Tests in use from Kindergarten through eleventh grade need to have cut scores that denote true readiness for the next grade and that culminate to "college and career readiness."
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As the U.S. education world eagerly awaits more information about the new assessments that two consortia of states are developing to accompany the Common Core standards, dozens of perplexing and important questions have arisen: Once the federal grants run out, how will these activities be financed? What will it cost states and districts to participate? Who will govern and manage these massive testing programs? What about the technology infrastructure? The list goes on.
The assessment questions that weigh most heavily on my mind these days, however, involve “cut scores.” For if the Common Core is truly intended to yield high school graduates who are college and career ready, its assessments must be calibrated to passing scores that colleges and employers will accept as the levels of skill and knowledge that their entrants truly need to possess. Adequately equipping young people cannot wait ‘til twelfth grade, nor can the assessment sequence. The tests in use from Kindergarten through eleventh grade need to have passing scores that denote true readiness for the next grade and that cumulate to “college and career readiness.”
That’s a daunting challenge
Finland: Land of reindeer, snow, and a world-class education system.
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Finland—the tiny land of reindeer, snow, and more snow—burst onto the scene in the past decade as the unlikely poster child for the anti-reform movement in the United States. Hardly a week goes by that someone doesn’t implore reformers to learn from Finland—a nation with low poverty, high achievement, and virtually no standardized tests—and abandon our support for standards- and accountability-driven reform. After all, Finland’s education system today is characterized by loose central regulations, broad teacher curricular and instructional autonomy, and virtually no centralized accountability. Given Finland’s success on international assessments, it must follow that American schools would do better if we Xeroxed the Finland model.
First, there has been at least some evidence of late suggesting that Finland’s successes may not be as miraculous as once thought. But more than that, to understand what is going on in Finland, its perhaps important to start not with a snapshot of their test scores and existing education structures but, rather, with a November 2010 McKinsey study entitled, “How the world’s most improved school systems keep getting better.”
As part of their research, McKinsey studied twenty school systems from around the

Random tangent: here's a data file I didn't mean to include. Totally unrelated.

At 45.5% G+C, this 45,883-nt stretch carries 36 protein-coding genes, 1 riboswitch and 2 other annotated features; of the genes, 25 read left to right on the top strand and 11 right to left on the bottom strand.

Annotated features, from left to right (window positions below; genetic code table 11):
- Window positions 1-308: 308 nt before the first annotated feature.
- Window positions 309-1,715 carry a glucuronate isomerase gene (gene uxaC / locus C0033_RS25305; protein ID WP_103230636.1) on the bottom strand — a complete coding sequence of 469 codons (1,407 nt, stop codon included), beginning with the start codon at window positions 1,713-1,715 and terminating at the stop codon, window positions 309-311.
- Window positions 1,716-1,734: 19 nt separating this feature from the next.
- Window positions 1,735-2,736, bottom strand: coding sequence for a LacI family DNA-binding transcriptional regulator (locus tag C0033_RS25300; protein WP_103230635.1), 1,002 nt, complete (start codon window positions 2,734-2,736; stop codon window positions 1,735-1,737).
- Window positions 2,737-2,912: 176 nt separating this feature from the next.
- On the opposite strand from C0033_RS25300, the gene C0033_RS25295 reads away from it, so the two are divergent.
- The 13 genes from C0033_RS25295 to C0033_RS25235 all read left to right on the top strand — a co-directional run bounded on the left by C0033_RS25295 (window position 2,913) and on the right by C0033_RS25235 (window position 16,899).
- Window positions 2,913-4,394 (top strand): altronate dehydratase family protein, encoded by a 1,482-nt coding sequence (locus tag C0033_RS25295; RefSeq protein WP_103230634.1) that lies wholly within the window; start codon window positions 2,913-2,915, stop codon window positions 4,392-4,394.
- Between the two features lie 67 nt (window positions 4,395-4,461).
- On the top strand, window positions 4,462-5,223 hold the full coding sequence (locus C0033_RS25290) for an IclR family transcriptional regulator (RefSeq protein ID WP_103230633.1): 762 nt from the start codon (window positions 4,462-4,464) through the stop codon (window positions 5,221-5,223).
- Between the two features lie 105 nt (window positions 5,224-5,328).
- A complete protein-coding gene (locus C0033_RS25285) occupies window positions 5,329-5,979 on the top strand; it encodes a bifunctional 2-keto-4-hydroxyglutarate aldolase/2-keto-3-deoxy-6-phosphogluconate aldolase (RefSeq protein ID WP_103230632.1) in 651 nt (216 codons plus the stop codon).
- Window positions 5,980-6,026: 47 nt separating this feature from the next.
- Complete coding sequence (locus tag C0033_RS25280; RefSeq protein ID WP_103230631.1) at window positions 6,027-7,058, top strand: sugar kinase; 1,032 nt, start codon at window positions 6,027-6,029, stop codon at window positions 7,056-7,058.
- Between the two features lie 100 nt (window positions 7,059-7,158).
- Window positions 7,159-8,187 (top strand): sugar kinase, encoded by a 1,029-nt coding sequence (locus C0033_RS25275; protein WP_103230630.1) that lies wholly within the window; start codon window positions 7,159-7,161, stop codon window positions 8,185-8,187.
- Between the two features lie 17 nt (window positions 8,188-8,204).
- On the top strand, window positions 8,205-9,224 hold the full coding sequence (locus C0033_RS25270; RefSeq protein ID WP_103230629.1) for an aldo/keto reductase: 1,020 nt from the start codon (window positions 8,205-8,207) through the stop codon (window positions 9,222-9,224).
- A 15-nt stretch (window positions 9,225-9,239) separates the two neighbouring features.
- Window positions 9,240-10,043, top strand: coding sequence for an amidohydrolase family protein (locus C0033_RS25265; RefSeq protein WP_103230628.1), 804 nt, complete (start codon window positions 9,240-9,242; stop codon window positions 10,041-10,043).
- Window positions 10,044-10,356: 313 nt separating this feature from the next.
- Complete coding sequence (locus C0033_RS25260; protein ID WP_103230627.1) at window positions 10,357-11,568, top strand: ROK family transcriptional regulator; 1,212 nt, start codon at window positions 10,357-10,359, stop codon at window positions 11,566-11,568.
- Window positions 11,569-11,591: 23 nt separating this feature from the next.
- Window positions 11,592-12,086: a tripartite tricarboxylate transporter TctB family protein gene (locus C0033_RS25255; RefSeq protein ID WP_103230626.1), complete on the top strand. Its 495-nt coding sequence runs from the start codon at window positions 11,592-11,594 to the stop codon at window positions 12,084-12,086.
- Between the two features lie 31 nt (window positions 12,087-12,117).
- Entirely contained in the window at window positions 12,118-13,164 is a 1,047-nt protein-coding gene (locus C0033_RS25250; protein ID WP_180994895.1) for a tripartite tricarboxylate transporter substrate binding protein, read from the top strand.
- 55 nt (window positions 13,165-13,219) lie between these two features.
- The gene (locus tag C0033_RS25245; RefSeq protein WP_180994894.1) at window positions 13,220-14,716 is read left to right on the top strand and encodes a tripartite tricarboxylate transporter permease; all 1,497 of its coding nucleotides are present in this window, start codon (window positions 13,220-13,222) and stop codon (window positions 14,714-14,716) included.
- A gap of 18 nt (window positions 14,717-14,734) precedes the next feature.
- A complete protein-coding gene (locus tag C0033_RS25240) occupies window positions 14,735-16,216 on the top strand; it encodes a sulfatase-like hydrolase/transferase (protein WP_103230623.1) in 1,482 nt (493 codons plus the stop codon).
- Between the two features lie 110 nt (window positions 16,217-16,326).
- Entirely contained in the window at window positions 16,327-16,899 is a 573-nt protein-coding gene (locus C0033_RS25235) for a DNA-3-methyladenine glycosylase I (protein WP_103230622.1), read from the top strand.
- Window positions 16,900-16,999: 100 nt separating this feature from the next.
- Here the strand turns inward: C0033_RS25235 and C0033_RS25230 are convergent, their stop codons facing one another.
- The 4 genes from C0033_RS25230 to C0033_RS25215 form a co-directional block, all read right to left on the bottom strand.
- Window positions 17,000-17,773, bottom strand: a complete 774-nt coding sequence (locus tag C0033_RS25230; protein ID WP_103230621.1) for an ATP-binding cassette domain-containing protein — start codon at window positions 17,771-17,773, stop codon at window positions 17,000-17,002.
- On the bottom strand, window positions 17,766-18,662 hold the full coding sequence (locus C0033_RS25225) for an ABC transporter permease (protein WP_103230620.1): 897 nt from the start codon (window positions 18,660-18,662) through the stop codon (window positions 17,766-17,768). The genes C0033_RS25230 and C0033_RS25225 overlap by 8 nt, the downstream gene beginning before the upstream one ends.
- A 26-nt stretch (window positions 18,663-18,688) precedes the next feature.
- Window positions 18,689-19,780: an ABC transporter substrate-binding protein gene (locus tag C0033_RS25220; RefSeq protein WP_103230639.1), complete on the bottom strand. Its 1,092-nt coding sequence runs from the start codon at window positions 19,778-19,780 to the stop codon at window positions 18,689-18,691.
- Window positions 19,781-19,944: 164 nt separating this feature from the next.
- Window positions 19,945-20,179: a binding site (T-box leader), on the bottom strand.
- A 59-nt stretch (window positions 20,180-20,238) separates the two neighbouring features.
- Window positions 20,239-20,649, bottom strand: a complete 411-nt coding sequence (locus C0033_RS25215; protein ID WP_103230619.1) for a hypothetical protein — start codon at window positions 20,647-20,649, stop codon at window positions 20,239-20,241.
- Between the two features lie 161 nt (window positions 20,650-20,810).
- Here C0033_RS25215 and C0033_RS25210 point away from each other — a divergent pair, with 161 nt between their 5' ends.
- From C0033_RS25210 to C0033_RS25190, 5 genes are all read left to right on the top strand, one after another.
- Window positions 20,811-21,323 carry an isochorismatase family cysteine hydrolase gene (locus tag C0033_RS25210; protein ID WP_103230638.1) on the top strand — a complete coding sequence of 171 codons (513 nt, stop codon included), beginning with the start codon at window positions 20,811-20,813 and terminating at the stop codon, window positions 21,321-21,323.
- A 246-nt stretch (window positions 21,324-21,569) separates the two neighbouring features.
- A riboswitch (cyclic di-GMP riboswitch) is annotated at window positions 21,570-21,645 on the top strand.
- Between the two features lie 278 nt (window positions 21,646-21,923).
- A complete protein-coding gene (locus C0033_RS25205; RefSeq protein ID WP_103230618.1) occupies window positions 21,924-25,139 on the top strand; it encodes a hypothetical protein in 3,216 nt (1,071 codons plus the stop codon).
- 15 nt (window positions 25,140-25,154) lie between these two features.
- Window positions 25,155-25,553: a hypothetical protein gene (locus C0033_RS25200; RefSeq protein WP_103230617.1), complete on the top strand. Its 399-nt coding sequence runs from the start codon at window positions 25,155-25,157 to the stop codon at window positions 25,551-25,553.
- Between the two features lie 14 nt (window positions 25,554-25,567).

Earlier this year, the GE Foundation awarded an $18 million, four-year grant to Student Achievement Partners—the group co-founded by the chief CCSS architects David Coleman, Sue Pimentel, and Jason Zimba—to support (among other things) the development of Common Core–aligned curriculum and instructional resources. In addition to being developed under the careful guidance of the lead authors of the standards themselves (and all signs seem to suggest that these materials will be top-notch), SAP-developed resources will be open source and provided at no cost to teachers around the country.
This week, Student Achievement Partners announced a new partnership with the NEA and AFT, which will be funded with a three-year, $11 million grant from The Leona M. and Harry B. Helmsley Charitable Trust, “to jointly design tools and digital applications to support teachers in their practice.”
Here’s what Sue Pimentel told Education Week:
…The New York City–based nonprofit would be "the engine room" for the new project, but teachers would be the fuel behind it. It will cover both ELA and math.
SAP will meet regularly with teachers to find out what they need most in the classroom, and come back to them with early versions that can then be reviewed and revised, Pimentel said. Teachers from the two unions will also play a key role by piloting the tools in their classrooms next year, she said. The tools will be available on SAP's website, Achieve The Core, and NEA
The claim that Common Core will be the death of great literature wilts under scrutiny.
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To believe the latest criticisms of the Common Core is to believe that these rigorous new standards for English language arts, despite their focus on increasing the quality and complexity of the books read in English classes across grades K–12, signal the death of great literature in American schools. Like many arguments against the Common Core, however, this latest one wilts under scrutiny.
At the heart of this critique is a two-paragraph section found on page 5 of the introduction to the CCSS that mentions the NAEP assessment framework, shows the distribution of literary and informational texts across the grades (50/50 in 4th grade, 45 percent literary to 55 percent informational in 8th, and 30 percent literary to 70 percent informational in 12th), and suggests that teachers across content areas should “follow NAEP’s lead in balancing the reading of literature with the reading of informational texts, including texts in history/social studies, science, and technical subjects.”
Never mind that the document immediately clarifies—no fewer than three times!—the fact that “a significant amount of reading of informational texts take place in and outside the ELA classroom.” Denizens of the anti-Common Core
About the Editor
Bernard Lee Schwartz Policy Fellow
Kathleen Porter-Magee is a Bernard Lee Schwartz Policy Fellow and the Senior Director of the High Quality Standards Program at the Thomas B. Fordham Institute, where she leads the Institute’s work on state, national, and international standards evaluation and analysis.
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